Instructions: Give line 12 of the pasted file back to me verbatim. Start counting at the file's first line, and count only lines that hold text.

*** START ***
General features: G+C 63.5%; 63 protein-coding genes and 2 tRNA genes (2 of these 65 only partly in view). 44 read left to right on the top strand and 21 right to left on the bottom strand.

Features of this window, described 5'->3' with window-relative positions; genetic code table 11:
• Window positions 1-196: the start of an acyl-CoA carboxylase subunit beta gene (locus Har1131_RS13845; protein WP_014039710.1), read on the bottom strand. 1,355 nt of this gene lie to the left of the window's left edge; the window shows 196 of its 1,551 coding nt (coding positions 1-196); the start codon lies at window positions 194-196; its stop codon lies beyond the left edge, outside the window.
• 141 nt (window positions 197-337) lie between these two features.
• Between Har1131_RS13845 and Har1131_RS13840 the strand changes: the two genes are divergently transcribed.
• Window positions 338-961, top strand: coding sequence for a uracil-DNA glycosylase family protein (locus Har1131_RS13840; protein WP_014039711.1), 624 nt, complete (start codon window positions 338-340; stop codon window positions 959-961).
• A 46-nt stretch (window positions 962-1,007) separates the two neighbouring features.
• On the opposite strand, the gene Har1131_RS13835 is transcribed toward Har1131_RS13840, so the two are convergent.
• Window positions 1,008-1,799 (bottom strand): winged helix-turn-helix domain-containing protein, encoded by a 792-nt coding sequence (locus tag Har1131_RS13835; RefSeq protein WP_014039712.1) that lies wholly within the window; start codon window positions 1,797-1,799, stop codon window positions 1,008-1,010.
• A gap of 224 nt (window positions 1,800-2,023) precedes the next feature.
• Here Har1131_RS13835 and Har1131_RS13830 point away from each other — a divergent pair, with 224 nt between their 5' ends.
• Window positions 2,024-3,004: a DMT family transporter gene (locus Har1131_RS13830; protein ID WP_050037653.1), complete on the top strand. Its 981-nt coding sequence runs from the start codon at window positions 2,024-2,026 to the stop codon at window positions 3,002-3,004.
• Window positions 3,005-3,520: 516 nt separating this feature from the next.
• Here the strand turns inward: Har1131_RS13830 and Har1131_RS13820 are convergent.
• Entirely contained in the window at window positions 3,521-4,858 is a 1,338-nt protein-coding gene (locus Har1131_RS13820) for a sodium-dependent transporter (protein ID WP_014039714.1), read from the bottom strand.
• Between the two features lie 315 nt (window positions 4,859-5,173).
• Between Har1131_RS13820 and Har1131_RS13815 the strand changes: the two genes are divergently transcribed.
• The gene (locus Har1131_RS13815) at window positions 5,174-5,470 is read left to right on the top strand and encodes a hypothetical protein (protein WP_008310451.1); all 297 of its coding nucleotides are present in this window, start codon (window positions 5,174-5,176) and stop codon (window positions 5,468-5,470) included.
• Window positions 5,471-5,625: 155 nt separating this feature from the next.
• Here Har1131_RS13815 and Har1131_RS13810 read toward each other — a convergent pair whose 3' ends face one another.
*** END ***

• Window positions 2,024-3,004: a DMT family transporter gene (locus Har1131_RS13830; protein ID WP_050037653.1), complete on the top strand. Its 981-nt coding sequence runs from the start codon at window positions 2,024-2,026 to the stop codon at window positions 3,002-3,004.